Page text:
DERN: Well, the principles I got from both he and Mr. Strasbourg, who was the teacher at the studio, were that I had never really acted before I arrived with them. I'd done a couple of little scenes in a class in Philadelphia, but I'd never really, you know, been an actor, never been trained really or anything like that.
And I think Gadg, Elia Kazan, and Mr. Strasbourg both felt that I could be kind of a guinea pig for them. So the first year I was at the Actor's Studio, I was only permitted to do scenes in which I had no dialogue. So I was trained to just deal with my emotions and emotionally become the characters that I played without the handicap, if you will, of having to - you know, having dialogue on top of that.
So the obligation was just really to develop an instrument that was real and honest and, you know, pure if you will, without having to do anything else. So I did a lot of scenes where I just was a silent partner. And then after a year they allowed me to start doing scenes where I was allowed to speak. You know, I thought I was going to have Harpo Marx's career for the first years I was an actor.
DERN: I mean if you looked at that - and everybody else was being allowed to go to California and, you know, become whatever they were going to become, and I was kept back here, and I drove a cab. And that was it. And then finally Lee Strasbourg said to me what are you still here for. I said because you haven't signed off on me, you know, getting in a covered wagon and going west.
And he said, well, go. Go tomorrow. And then Gadg, who I had to go because I had some kind of a contract with him, I had to go and get his permission, and I talked to him about two hours later, and I said Mr. Strasbourg said it's OK for me to go to California. He said, yeah, I would say on the basis of your ability and your work it's time for you to go, but you're going to have to understand two things, Bruce.
It's an endurance contest, and for you it is not going to happen anywhere near the opening part of your career. You're going to go out there. The best thing that goes on there for actors to get work in are television Westerns and maybe movie Westerns. And you're going to be the third to fifth cowboy from the right. Just make sure you're the most interesting damn third cowboy anybody ever saw.
GROSS: So you go from the Actor's Studio, where you're taught to really value emotional honesty, so much so that you're not even allowed to use dialogue in the beginning so that you can - your body can just be in the service of emotional truth.
Then you go to the West Coast, and most of the work you're getting is episodic TV. You're in "Surfside Six," "Route 66," "Sea Hunt," "Naked City," "Ben Casey," "Rawhide," "Ripcord," "Stonybrook," "Outer Limits," "77 Sunset Strip," "Wagon Train," "The Fugitive," "Gunsmoke." A lot of these are Westerns or, you know, detective series.
I mean, some of them are great. Like, you know, "Route 66," "Rawhide," I will stand by those shows.
GROSS: But did you ever feel like you got a chance to use what you learned in these shows?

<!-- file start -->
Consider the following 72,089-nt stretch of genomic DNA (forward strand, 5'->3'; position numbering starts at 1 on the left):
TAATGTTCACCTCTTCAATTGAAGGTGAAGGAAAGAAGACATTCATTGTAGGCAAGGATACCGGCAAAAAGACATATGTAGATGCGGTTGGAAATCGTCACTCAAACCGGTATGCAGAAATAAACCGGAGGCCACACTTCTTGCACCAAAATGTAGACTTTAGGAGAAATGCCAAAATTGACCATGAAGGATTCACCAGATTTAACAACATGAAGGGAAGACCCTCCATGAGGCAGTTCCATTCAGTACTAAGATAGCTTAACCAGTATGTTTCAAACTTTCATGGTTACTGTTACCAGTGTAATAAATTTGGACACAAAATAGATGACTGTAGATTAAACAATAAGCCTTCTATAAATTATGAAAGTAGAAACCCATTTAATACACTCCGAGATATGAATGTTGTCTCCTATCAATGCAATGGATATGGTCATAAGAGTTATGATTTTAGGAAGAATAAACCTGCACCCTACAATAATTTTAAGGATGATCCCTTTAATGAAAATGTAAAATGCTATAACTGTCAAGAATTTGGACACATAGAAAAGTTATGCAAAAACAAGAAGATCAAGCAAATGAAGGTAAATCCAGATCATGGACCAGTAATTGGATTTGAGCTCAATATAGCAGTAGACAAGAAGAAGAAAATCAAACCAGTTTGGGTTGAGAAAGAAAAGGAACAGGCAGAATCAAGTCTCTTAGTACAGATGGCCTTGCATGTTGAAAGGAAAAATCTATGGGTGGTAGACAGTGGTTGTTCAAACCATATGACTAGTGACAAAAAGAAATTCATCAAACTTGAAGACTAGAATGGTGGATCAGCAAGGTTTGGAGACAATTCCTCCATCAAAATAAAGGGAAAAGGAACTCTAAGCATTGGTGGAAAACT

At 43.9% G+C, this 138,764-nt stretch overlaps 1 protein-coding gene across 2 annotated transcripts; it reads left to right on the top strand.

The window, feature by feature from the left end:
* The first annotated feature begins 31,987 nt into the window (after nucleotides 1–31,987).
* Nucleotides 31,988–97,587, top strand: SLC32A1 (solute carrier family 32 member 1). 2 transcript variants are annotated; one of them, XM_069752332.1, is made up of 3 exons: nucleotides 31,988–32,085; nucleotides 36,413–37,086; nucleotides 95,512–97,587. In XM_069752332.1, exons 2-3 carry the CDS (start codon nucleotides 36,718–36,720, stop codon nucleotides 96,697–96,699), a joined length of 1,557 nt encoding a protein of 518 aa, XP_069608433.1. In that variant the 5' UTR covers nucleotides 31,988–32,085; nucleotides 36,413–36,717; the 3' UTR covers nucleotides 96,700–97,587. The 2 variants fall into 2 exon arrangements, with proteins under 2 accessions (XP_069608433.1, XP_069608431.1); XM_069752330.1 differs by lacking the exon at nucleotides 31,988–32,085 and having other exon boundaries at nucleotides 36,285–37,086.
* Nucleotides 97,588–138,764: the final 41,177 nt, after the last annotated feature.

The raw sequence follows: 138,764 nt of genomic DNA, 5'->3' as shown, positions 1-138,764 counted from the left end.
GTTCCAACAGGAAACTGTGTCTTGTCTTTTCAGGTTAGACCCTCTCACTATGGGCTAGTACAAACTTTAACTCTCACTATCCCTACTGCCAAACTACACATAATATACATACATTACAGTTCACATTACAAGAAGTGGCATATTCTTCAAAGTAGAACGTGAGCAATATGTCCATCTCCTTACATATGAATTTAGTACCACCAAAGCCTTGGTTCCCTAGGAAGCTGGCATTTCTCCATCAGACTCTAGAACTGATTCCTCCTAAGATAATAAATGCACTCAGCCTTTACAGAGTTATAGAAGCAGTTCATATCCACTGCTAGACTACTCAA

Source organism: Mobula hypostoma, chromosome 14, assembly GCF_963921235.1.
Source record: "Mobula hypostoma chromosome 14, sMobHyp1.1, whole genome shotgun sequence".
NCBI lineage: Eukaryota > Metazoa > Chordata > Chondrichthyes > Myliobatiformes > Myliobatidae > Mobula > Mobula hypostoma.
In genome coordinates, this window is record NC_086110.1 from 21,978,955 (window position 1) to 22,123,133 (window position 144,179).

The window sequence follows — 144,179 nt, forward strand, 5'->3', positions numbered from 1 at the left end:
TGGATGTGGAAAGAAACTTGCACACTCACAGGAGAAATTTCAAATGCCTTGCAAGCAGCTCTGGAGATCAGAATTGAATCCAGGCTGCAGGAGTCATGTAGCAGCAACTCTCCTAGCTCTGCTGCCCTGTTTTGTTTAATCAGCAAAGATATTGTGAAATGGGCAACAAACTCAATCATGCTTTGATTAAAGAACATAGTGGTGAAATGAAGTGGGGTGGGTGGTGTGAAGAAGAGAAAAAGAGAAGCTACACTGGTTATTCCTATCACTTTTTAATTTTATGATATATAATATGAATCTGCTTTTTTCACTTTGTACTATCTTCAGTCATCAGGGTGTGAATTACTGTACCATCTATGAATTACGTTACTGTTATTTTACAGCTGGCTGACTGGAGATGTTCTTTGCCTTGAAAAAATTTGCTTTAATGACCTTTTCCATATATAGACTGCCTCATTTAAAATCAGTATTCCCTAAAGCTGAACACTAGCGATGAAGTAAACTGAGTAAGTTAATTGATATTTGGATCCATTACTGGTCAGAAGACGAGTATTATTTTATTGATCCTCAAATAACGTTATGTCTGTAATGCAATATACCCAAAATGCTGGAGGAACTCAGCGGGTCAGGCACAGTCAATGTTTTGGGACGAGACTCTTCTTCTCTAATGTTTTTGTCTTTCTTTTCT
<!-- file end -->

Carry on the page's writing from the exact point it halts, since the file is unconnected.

DERN: No. I automatically I used it because it was there. I think one of the reasons I got a reputation of being good at being, you know, somebody who was always on the wrong side of the law or was just a badass if you will was that I was always cast in it. And I think I was always cast in them because they believed that's who I was, and therefore they were watching a real guy who is just one of those kinds of people.
I remember David Letterman asked me one time on his show years later, he said you've always played all these wackos and all these sickos, and everybody's nuts in everything. Don't you get tired of that? I mean, I said, you know, first of all, David, I don't really look at them as guys like you say. he said, well, what else would you call them.
And I said, well, they're really just guys that kind of live just beyond where the buses run.
DERN: And he got a kick out of that finally, and that was the end of that. But that's - I always approach them, you know, it really came to a head when I was doing "The Cowboys" in 1972 with John Wayne, and I had to kill him. And the morning that I had to kill him, he was having bullet hits put on him, which he'd never had in his career because hadn't got shot.
GROSS: What are bullet hits? Is that like protective covering?
GROSS: Bullet hits are like protective...?
DERN: Bullet hits are like...
GROSS: Like a shield?
DERN: When I'd pull a trigger, and you cut and see the bullet hit him, a piece of his shirt flies away or something, wherever the bullet in. You see it as like he's really shot.
GROSS: Oh, I get it, I get it.
DERN: So they are little charges that they put under the shirt so when you're shot that looks like a bullet hit there and tore the skin apart. You know, that's what a bullet hit is. And he said to me, they're going to hate you for this. I said maybe, but in Berkeley, I'm a hero.
DERN: And he got a big kick out of that, and he put his arm on my shoulder, turned around to the 85 people on the set, and he said and that's why this prick is in this movie because he understands that bad guys are funny. Otherwise we wouldn't be talking about them 150 years later.
GROSS: That's funny.
DERN: And that kind of put a cap on that part. And then I'd done "Silent Running" at the same time I was doing "The Cowboys," so finally I got a chance to break out of a certain mold, and then I went right back to doing that. Then I went and did a movie "The King of Marvin Gardens." Then I did "The Great Gatsby." Then I did a little movie called "Smile." And then I took the Goodyear blimp and tried to blow up the Super Bowl.